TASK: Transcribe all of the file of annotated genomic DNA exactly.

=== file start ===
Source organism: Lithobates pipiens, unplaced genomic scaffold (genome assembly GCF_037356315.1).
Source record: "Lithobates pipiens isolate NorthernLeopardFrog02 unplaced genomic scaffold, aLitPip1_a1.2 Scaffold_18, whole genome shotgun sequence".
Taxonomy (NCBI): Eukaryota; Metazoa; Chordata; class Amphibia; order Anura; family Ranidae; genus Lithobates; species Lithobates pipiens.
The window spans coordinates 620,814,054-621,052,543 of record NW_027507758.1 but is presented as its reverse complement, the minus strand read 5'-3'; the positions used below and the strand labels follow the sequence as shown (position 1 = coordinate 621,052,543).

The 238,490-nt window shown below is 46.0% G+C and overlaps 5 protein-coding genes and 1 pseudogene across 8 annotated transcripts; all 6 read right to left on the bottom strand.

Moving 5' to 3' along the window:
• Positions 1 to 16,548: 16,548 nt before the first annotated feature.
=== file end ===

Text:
Source organism: Lithobates pipiens, unplaced genomic scaffold (genome assembly GCF_037356315.1).
Source record: "Lithobates pipiens isolate NorthernLeopardFrog02 unplaced genomic scaffold, aLitPip1_a1.2 Scaffold_18, whole genome shotgun sequence".
Taxonomy (NCBI): Eukaryota; Metazoa; Chordata; class Amphibia; order Anura; family Ranidae; genus Lithobates; species Lithobates pipiens.
The window spans coordinates 620,814,054-621,052,543 of record NW_027507758.1 but is presented as its reverse complement, the minus strand read 5'-3'; the positions used below and the strand labels follow the sequence as shown (position 1 = coordinate 621,052,543).

The 238,490-nt window shown below is 46.0% G+C and overlaps 5 protein-coding genes and 1 pseudogene across 8 annotated transcripts; all 6 read right to left on the bottom strand.

Moving 5' to 3' along the window:
• Positions 1 to 16,548: 16,548 nt before the first annotated feature.